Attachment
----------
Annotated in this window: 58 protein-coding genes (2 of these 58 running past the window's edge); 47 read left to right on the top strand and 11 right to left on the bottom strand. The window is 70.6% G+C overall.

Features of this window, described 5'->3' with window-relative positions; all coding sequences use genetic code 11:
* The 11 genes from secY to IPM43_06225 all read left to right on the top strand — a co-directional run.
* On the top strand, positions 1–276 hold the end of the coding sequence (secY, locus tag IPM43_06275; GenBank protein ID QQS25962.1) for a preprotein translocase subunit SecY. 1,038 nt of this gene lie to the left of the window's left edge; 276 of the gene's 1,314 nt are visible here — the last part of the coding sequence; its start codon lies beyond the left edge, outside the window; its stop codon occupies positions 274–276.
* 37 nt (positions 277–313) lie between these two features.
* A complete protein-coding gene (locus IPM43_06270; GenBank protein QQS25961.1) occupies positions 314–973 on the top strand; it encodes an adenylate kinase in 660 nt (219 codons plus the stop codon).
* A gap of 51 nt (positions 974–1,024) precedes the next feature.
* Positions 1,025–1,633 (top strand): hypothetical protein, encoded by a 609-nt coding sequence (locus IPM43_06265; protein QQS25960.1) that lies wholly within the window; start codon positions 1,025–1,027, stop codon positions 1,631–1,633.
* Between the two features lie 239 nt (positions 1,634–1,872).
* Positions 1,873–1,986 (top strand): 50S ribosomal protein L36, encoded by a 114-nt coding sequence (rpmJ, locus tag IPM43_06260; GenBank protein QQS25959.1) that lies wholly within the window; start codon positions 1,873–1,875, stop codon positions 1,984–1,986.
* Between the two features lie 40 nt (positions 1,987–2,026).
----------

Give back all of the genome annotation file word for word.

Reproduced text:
Annotated in this window: 58 protein-coding genes (2 of these 58 running past the window's edge); 47 read left to right on the top strand and 11 right to left on the bottom strand. The window is 70.6% G+C overall.

Features of this window, described 5'->3' with window-relative positions; all coding sequences use genetic code 11:
* The 11 genes from secY to IPM43_06225 all read left to right on the top strand — a co-directional run.
* On the top strand, positions 1–276 hold the end of the coding sequence (secY, locus tag IPM43_06275; GenBank protein ID QQS25962.1) for a preprotein translocase subunit SecY. 1,038 nt of this gene lie to the left of the window's left edge; 276 of the gene's 1,314 nt are visible here — the last part of the coding sequence; its start codon lies beyond the left edge, outside the window; its stop codon occupies positions 274–276.
* 37 nt (positions 277–313) lie between these two features.
* A complete protein-coding gene (locus IPM43_06270; GenBank protein QQS25961.1) occupies positions 314–973 on the top strand; it encodes an adenylate kinase in 660 nt (219 codons plus the stop codon).
* A gap of 51 nt (positions 974–1,024) precedes the next feature.
* Positions 1,025–1,633 (top strand): hypothetical protein, encoded by a 609-nt coding sequence (locus IPM43_06265; protein QQS25960.1) that lies wholly within the window; start codon positions 1,025–1,027, stop codon positions 1,631–1,633.
* Between the two features lie 239 nt (positions 1,634–1,872).
* Positions 1,873–1,986 (top strand): 50S ribosomal protein L36, encoded by a 114-nt coding sequence (rpmJ, locus tag IPM43_06260; GenBank protein QQS25959.1) that lies wholly within the window; start codon positions 1,873–1,875, stop codon positions 1,984–1,986.
* Between the two features lie 40 nt (positions 1,987–2,026).